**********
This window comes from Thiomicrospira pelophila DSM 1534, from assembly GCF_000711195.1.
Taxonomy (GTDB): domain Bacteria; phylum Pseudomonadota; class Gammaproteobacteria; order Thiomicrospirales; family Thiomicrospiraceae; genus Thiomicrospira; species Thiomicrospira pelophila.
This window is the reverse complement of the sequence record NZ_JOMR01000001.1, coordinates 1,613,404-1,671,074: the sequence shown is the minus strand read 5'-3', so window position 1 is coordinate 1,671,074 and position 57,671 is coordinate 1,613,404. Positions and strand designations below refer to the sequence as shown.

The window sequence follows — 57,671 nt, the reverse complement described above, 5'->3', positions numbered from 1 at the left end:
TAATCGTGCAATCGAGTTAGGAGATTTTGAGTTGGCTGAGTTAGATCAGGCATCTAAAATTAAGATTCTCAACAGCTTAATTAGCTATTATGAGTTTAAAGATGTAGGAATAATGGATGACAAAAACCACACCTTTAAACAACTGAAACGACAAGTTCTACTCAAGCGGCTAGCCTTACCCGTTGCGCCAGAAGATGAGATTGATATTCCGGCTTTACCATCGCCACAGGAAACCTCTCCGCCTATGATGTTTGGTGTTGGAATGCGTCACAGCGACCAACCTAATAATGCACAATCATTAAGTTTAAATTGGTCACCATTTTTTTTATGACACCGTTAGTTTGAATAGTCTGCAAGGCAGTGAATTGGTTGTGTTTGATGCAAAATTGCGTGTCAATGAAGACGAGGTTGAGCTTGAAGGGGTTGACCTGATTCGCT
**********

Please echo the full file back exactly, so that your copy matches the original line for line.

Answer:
This window comes from Thiomicrospira pelophila DSM 1534, from assembly GCF_000711195.1.
Taxonomy (GTDB): domain Bacteria; phylum Pseudomonadota; class Gammaproteobacteria; order Thiomicrospirales; family Thiomicrospiraceae; genus Thiomicrospira; species Thiomicrospira pelophila.
This window is the reverse complement of the sequence record NZ_JOMR01000001.1, coordinates 1,613,404-1,671,074: the sequence shown is the minus strand read 5'-3', so window position 1 is coordinate 1,671,074 and position 57,671 is coordinate 1,613,404. Positions and strand designations below refer to the sequence as shown.

The window sequence follows — 57,671 nt, the reverse complement described above, 5'->3', positions numbered from 1 at the left end:
TAATCGTGCAATCGAGTTAGGAGATTTTGAGTTGGCTGAGTTAGATCAGGCATCTAAAATTAAGATTCTCAACAGCTTAATTAGCTATTATGAGTTTAAAGATGTAGGAATAATGGATGACAAAAACCACACCTTTAAACAACTGAAACGACAAGTTCTACTCAAGCGGCTAGCCTTACCCGTTGCGCCAGAAGATGAGATTGATATTCCGGCTTTACCATCGCCACAGGAAACCTCTCCGCCTATGATGTTTGGTGTTGGAATGCGTCACAGCGACCAACCTAATAATGCACAATCATTAAGTTTAAATTGGTCACCATTTTTTTTATGACACCGTTAGTTTGAATAGTCTGCAAGGCAGTGAATTGGTTGTGTTTGATGCAAAATTGCGTGTCAATGAAGACGAGGTTGAGCTTGAAGGGGTTGACCTGATTCGCT